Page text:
Abstract

Introduction: Clinical diagnosis of acute appendicitis still remains a problem. Delays in diagnosis of acute appendicitis may cause perforation and septic peritonitis which result in increasing morbidity and mortality. The aim of this study was to determine the sensitivity, specificity and the diagnostic value of total serum bilirubin levels as a predictor of acute appendicitis.

Methods: In this cross-sectional study, patients who underwent appendectomy with the diagnosis of acute appendicitis from April 2012 to March 2013 at Emam Reza Hospital in Mashhad (Iran) were enrolled. Serum bilirubin -Total and Direct-, were measured. Then based on the final pathologic reports, patients were categorized into five groups of normal appendix, chronic inflammatory changes, acute appendicitis, gangrenous and/or necrotic changes, and perforated appendicitis. Independent sample t-test, ANOVA, and Chi-square test were used for data analysis by SPSS version 16.

Results: There were 174 patients studied, (117 male, 57 female) with a mean age of 27.15±0.7 years. All of the patients had rebound tenderness; 75.3% had nausea, 58.6% had anorexia and 21.3% had fever. The histological reports of all patients showed 76.4% acute appendicitis. Analyzing p-values for SGPT, SGOT, WBC was (p=0.903) and differential count was (p=0.959). The study showed no significant difference between the pathological groups. However, there were no significant differences in serum total bilirubin levels between the pathological groups. Total bilirubin showed sensitivity of 48% and specificity of 61% in the diagnosis of acute appendicitis. Total serum bilirubin more than 0.85 mg/dl was the cut-off value with the best performance for diagnosis of appendicitis.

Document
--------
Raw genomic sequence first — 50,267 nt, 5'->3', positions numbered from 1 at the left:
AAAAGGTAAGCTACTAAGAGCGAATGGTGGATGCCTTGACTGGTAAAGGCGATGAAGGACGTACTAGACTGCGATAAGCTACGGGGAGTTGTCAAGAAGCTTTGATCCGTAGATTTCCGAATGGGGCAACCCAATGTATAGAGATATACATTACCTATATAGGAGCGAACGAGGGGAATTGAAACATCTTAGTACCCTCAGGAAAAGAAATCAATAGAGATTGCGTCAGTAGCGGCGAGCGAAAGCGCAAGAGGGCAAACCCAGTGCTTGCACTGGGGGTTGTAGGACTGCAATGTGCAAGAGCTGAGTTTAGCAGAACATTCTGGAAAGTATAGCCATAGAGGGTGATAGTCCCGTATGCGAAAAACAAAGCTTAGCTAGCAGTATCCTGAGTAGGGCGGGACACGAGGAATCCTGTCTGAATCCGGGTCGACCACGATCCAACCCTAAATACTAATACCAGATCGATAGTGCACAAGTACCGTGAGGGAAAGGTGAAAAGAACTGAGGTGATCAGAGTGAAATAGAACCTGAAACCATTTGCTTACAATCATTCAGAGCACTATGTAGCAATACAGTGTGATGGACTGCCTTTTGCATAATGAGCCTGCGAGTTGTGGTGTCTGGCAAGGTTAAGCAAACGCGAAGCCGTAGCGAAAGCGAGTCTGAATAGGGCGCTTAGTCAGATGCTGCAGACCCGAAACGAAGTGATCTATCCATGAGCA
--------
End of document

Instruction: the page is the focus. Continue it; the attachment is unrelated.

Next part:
Conclusion: Bilirubin levels are reliable, sensitive and specific to diagnosis and a prediction of complicated appendicitis.

 

Keywords: Bilirubin, Appendicitis, Diagnosis, Complication
 
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Volume 12, issue 2, April-June 2020

 


 

The worldwide spread of COVID-19 as an emerging, rapidly evolving situation, and the dramatic need of urgent medicine or vaccine, has rapidly brought new hypotheses for pathophysiology and potential medicinal agents to the fore. It is crucial that the research community provide a way to publish this research in a timely manner.

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